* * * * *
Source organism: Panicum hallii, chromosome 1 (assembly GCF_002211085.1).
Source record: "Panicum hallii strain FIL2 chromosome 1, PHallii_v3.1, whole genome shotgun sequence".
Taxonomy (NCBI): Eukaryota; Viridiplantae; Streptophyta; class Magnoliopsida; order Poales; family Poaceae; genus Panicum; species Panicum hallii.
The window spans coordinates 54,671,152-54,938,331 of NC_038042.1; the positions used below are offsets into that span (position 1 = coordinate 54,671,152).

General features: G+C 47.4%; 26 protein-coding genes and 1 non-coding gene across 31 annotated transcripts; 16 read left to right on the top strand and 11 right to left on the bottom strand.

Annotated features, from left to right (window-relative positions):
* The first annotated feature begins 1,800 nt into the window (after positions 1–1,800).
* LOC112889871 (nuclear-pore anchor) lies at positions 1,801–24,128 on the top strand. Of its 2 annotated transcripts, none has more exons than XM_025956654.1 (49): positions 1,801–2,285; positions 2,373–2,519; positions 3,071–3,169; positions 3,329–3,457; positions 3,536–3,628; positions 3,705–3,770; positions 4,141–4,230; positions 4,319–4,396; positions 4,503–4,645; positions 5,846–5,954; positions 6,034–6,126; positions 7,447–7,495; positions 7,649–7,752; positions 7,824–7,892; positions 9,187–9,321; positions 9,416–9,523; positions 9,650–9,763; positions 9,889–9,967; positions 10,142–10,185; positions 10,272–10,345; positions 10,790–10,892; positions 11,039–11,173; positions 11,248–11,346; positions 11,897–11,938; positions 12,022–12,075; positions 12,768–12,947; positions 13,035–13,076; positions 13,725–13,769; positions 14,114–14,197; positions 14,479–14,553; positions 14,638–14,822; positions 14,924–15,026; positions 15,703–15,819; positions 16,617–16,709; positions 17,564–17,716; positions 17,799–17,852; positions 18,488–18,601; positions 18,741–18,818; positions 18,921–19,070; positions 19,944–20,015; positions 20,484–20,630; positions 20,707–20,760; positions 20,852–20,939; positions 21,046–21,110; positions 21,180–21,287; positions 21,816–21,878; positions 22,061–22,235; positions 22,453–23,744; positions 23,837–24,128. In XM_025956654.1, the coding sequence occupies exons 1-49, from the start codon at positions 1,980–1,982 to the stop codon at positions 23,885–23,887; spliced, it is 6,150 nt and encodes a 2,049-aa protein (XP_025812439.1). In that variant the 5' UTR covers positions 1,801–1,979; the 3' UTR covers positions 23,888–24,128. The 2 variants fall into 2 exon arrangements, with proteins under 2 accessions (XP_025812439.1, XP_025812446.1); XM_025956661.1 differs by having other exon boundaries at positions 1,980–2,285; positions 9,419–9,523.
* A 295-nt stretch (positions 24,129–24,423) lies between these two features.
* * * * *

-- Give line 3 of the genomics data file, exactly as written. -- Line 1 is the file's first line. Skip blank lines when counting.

Taxonomy (NCBI): Eukaryota; Viridiplantae; Streptophyta; class Magnoliopsida; order Poales; family Poaceae; genus Panicum; species Panicum hallii.